CC-BY-NC-ND 4.0 · J Reconstr Microsurg Open 2018; 03(01): e41-e45
DOI: 10.1055/s-0038-1653951
Original Article
Thieme Medical Publishers 333 Seventh Avenue, New York, NY 10001, USA.

Common Peroneal Nerve Grafting to Repair the Tibial Nerve as a Salvage Procedure in the Treatment of Sciatic Nerve Injury with Long-Segment Defects

Haodong Lin
1  Department of Orthopedic Surgery, Changzheng Hospital, The Second Military Medical University, Shanghai, China
,
Desong Chen
2  Department of Hand Surgery, Ningbo No. 6 Hospital, Zhejiang, China
,
Chunlin Hou
1  Department of Orthopedic Surgery, Changzheng Hospital, The Second Military Medical University, Shanghai, China
› Author Affiliations
Funding This work was supported by the Shuguang Program of Shanghai Education Development Foundation and Shanghai Municipal Education Commission (grant number 15SG34) and the Project of Research doctor of Shanghai Changzheng Hospital (grant 201712).
Further Information

Publication History

28 December 2017

07 April 2018

Publication Date:
21 May 2018 (online)

Abstract

Background In sciatic nerve neuropathies, when direct nerve repair is impossible due to a large gap, nerve grafting can be performed. However, the diameters of traditional autologous nerve grafts are too small to cover the whole cross-sectional area of the sciatic nerve. The aim of this study is to present the outcome of common peroneal nerve grafting to repair the tibial nerve in eight patients with sciatic nerve injuries, showing long defects of more than 10 cm.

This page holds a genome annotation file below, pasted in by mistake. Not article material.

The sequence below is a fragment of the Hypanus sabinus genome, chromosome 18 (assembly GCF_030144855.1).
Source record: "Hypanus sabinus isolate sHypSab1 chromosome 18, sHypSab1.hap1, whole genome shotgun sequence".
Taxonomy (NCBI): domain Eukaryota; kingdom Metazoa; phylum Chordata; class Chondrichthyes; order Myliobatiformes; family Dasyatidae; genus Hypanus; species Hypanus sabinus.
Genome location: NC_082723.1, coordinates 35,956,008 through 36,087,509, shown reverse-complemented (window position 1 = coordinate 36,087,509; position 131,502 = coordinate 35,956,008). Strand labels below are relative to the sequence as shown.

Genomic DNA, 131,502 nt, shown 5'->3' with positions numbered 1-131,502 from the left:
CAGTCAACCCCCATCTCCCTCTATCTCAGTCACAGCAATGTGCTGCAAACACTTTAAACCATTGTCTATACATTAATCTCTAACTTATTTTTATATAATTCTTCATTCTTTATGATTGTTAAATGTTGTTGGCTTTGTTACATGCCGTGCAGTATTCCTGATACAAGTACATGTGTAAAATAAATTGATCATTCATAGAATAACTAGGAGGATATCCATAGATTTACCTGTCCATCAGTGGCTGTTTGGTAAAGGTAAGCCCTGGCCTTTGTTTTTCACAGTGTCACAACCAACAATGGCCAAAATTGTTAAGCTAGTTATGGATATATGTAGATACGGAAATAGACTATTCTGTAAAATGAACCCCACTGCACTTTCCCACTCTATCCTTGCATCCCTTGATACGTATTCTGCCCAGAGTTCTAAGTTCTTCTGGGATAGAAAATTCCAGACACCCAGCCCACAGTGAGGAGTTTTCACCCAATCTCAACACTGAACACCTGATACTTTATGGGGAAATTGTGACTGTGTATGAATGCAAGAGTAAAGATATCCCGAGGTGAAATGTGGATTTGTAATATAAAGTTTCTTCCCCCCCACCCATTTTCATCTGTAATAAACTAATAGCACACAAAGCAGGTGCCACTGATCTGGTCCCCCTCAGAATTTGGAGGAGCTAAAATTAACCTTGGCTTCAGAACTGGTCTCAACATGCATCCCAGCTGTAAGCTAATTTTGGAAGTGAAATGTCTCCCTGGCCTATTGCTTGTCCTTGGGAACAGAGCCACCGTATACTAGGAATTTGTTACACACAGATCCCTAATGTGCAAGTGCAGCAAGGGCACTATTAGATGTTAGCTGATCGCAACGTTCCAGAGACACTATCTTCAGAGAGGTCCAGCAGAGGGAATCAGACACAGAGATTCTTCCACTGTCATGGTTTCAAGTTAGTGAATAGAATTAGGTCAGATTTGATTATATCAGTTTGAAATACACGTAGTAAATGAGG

Methods Between 2007 and 2013, the common peroneal nerve was used as an autograft to repair the tibial nerve in eight patients with complete high sciatic nerve injury with long defects. There were 6 men and 2 women with an average age of 31 years (range: 17–44 years). Muscle strength was evaluated using the British Medical Research Council scale. The Semmes–Weinstein monofilament test was used for sensory evaluation.

Results The follow-up time for patients ranged from 36 to 60 months, with an average of 48.75 months. Tibial nerve motor function was “good” or “very good” (M3–M4) in five out of eight patients (55.6%). Plantar flexion was not adequate in the rest of the patients. Sensory recovery was “good” or “very good” (S2–S3) in six patients and “inadequate” (S4) in two patients.

Conclusion In cases where there were extensive gaps in the sciatic nerve, using the common peroneal nerve as an autograft to repair the tibial nerve provides an alternative to traditional nerve graft repair.